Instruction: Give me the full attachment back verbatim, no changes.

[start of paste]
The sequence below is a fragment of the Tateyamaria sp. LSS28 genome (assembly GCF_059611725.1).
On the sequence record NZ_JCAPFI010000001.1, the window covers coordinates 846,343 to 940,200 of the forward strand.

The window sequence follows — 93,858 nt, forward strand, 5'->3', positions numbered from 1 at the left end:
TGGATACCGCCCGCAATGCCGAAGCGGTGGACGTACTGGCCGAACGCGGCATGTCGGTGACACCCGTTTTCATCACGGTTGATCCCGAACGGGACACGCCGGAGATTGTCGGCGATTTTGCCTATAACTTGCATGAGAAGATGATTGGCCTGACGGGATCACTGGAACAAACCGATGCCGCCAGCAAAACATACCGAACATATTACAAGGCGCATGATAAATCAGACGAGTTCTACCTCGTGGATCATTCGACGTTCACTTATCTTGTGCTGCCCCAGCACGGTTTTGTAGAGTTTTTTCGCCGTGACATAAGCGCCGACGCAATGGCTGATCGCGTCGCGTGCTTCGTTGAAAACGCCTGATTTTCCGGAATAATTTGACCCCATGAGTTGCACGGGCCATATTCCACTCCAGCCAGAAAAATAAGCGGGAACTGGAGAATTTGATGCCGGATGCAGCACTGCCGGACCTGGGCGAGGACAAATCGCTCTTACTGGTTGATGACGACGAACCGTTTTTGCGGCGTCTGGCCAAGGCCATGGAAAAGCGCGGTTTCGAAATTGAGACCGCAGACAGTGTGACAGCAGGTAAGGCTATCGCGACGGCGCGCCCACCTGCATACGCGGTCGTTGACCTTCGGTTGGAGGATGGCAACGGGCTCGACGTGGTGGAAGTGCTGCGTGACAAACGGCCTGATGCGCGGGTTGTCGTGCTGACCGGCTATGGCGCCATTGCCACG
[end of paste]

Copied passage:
The sequence below is a fragment of the Tateyamaria sp. LSS28 genome (assembly GCF_059611725.1).
On the sequence record NZ_JCAPFI010000001.1, the window covers coordinates 846,343 to 940,200 of the forward strand.

The window sequence follows — 93,858 nt, forward strand, 5'->3', positions numbered from 1 at the left end:
TGGATACCGCCCGCAATGCCGAAGCGGTGGACGTACTGGCCGAACGCGGCATGTCGGTGACACCCGTTTTCATCACGGTTGATCCCGAACGGGACACGCCGGAGATTGTCGGCGATTTTGCCTATAACTTGCATGAGAAGATGATTGGCCTGACGGGATCACTGGAACAAACCGATGCCGCCAGCAAAACATACCGAACATATTACAAGGCGCATGATAAATCAGACGAGTTCTACCTCGTGGATCATTCGACGTTCACTTATCTTGTGCTGCCCCAGCACGGTTTTGTAGAGTTTTTTCGCCGTGACATAAGCGCCGACGCAATGGCTGATCGCGTCGCGTGCTTCGTTGAAAACGCCTGATTTTCCGGAATAATTTGACCCCATGAGTTGCACGGGCCATATTCCACTCCAGCCAGAAAAATAAGCGGGAACTGGAGAATTTGATGCCGGATGCAGCACTGCCGGACCTGGGCGAGGACAAATCGCTCTTACTGGTTGATGACGACGAACCGTTTTTGCGGCGTCTGGCCAAGGCCATGGAAAAGCGCGGTTTCGAAATTGAGACCGCAGACAGTGTGACAGCAGGTAAGGCTATCGCGACGGCGCGCCCACCTGCATACGCGGTCGTTGACCTTCGGTTGGAGGATGGCAACGGGCTCGACGTGGTGGAAGTGCTGCGTGACAAACGGCCTGATGCGCGGGTTGTCGTGCTGACCGGCTATGGCGCCATTGCCACG